Roger is my kitten. The Tuesday before Thanksgiving 2012 I walked with my parents in the empty lot behind their house, reviewing the disarray of sun-baked brush piles, firewood, and discarded fenceposts. Weeds rustle and a shape moves, the underbrush colors fooling the eye. Out in the stony open, the shape becomes a little form with a tiny kitten face. It jogs toward us, happy and interested, unexpected. Hello, little cat! my father says, stooping to it like an outfielder for a grounder. It follows us around on my first-day tour, hopping over logs, digging in leaves, running ahead, darting behind, a tight package of energy in pause and then release.
Then the confused adventure begins: of asking neighbors if they’ve lost a kitten, where a kitten could have come from, nobody knows, do you want a kitten. My father makes a box with an old towel on the back porch, and the kitten digs in the towel and meows, then charges through piles of freshly fallen leaves. He is brighter than the flat brown hulls Texas can produce, the orange of New England. He is a fall cat, and we have caught him.
For the next ten days the unnamed cat moves between the back porch and the garage at night, where he finds a perch on a coiled rug. My parents currently have four cats and they fret a kitten won’t be welcome. No problem: he likes the garage just fine, being the overcrammed American garage it is, full of hiding spaces between leaning and stacked things. My dad makes a litter box for him, scoops out the orange kibble from the steel trash can still bright from the store though twenty years old now. He munches and crunches and purrs and purrs. He is smaller than a package of English muffins. He likes to be held.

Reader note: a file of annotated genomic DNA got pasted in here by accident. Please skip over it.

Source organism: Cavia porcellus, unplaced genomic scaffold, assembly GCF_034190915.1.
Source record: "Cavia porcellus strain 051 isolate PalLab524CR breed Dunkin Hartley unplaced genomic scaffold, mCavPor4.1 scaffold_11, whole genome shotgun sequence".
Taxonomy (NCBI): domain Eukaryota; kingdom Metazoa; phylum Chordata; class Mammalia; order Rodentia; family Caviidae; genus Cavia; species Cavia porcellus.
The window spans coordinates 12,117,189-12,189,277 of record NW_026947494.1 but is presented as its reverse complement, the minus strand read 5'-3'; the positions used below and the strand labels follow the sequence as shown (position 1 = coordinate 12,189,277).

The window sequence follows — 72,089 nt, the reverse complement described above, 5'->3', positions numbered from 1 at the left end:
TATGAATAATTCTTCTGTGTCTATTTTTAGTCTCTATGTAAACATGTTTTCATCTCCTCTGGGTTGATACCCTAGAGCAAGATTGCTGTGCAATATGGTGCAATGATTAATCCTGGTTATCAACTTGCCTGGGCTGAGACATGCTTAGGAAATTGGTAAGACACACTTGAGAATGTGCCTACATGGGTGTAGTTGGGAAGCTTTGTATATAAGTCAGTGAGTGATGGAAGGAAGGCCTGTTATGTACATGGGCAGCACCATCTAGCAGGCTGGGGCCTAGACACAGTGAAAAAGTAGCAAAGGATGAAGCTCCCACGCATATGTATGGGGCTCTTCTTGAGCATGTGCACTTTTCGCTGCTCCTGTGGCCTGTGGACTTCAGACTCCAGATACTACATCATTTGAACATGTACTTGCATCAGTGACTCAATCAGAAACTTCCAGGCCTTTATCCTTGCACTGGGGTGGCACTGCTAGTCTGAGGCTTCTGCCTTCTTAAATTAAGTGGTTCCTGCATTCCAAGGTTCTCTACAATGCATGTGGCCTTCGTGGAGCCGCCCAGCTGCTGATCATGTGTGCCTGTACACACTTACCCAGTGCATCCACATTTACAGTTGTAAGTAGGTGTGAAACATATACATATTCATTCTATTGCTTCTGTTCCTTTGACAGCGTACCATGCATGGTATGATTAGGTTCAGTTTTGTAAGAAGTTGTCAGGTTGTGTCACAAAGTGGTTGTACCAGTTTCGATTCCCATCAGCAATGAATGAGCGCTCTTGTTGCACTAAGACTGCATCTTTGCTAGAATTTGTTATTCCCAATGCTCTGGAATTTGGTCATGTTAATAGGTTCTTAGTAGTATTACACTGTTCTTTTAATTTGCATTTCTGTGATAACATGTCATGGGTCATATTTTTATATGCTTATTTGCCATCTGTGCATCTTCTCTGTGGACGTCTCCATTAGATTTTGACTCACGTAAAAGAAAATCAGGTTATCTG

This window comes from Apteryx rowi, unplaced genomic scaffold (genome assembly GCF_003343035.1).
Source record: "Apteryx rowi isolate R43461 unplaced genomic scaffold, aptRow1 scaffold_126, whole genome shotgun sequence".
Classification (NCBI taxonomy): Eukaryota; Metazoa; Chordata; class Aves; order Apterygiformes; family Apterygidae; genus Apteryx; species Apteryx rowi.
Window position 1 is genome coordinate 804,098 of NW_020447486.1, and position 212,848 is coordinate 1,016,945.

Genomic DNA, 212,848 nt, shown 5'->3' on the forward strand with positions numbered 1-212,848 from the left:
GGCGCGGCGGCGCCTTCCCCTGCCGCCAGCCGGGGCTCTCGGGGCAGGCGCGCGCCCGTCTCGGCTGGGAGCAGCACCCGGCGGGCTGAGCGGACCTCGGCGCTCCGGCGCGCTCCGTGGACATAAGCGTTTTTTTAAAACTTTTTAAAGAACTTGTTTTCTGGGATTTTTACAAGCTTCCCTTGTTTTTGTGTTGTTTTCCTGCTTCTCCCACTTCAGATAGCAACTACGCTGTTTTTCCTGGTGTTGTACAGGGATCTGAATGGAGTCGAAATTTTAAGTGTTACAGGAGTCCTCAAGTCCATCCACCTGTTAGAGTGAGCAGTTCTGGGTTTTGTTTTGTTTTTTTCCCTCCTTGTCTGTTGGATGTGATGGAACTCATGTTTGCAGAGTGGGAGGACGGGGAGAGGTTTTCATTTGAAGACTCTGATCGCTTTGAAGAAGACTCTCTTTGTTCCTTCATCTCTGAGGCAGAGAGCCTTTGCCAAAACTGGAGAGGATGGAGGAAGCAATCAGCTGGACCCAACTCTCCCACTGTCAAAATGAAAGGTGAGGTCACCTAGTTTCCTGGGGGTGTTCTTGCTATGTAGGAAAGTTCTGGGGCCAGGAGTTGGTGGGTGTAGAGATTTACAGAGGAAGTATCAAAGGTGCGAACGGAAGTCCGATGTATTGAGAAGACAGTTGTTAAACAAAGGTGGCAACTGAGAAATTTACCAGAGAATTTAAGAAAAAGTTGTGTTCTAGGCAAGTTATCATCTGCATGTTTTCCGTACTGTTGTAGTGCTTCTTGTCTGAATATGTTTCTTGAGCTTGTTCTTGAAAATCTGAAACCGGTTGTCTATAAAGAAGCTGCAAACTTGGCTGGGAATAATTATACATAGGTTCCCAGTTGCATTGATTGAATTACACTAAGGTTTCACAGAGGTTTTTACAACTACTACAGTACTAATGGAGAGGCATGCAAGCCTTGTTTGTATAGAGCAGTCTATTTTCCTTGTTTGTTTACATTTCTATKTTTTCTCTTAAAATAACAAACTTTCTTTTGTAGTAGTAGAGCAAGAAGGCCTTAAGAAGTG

Nobody wants a little orange cat, even the teen girl who trusts me with her email, or her Facebook friends she has promised to post the emailed pictures to. My father opens the garage door and the little orange cat stares out into the Texas autumn, strangely bright and barefoot warm, and charges out into the drifts of leaves.
I see friends, have Thanksgiving with my parents. It’s clear the cat has the future of a war child refugee if I go home without him. The airline explains what to do. As a Christmas present, my parents pay for a vet exam and shots at the same vet I knew growing up, still at practice in the same little house off the same main drag, the same exam room where two dogs and three cats I grew up with were hoisted and held and checked and kept from decline as much as medicine could. Dr. Rice is a kind man, not slow but measured, country but knowing what city means. Three months is as good a guess as any for the age, he says, explaining about teeth. He asks me about Seattle. Well, I do imagine it must be spectacular to see. The paperwork name is Little Orange Cat.
Serendipity provides the airline-compatible carrier on an unplanned trip to Austin, in a pet store that is stereotypical Austin bohemian. The friend I haven’t seen in twenty-four years has six beers when I have one, and gets a blonde, slinky, and very Texas woman to give me a hug. He says I’m lucky, that I’m doing well. In my rental car back to Fort Worth, the sky is as clear as all the nights of all my growing up, the stars immutable, everything human underneath changed.